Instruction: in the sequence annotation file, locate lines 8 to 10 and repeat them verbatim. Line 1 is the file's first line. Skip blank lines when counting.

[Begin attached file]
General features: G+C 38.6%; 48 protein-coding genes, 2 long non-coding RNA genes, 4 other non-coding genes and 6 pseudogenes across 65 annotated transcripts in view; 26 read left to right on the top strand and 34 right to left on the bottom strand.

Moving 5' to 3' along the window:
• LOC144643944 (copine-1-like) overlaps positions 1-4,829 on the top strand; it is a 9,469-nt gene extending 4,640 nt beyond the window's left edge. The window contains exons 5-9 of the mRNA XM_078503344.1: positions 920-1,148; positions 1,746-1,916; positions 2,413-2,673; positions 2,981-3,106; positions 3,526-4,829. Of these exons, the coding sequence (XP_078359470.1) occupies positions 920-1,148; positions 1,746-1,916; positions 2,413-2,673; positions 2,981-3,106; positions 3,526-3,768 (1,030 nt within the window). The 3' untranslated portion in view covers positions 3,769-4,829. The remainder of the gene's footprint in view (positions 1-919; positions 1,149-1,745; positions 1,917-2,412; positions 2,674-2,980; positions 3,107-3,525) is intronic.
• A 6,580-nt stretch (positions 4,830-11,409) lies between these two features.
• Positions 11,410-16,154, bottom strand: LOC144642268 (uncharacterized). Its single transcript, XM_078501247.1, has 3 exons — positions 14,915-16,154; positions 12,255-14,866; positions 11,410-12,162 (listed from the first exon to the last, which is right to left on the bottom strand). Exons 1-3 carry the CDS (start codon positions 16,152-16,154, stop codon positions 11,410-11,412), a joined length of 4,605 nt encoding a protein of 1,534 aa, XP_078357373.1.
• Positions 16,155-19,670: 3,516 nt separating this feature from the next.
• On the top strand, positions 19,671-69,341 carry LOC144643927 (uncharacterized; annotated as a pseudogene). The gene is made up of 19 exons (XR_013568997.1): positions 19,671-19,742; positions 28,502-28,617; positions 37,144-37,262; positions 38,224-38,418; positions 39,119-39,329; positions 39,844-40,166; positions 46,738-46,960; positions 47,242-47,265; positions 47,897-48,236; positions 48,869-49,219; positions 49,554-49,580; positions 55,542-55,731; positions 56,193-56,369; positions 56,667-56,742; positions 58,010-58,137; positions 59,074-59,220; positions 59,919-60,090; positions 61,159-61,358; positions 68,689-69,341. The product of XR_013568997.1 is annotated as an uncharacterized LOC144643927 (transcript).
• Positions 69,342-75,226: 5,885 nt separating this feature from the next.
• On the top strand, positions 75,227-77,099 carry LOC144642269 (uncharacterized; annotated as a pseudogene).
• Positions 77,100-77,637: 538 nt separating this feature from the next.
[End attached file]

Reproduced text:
• Positions 69,342-75,226: 5,885 nt separating this feature from the next.
• On the top strand, positions 75,227-77,099 carry LOC144642269 (uncharacterized; annotated as a pseudogene).
• Positions 77,100-77,637: 538 nt separating this feature from the next.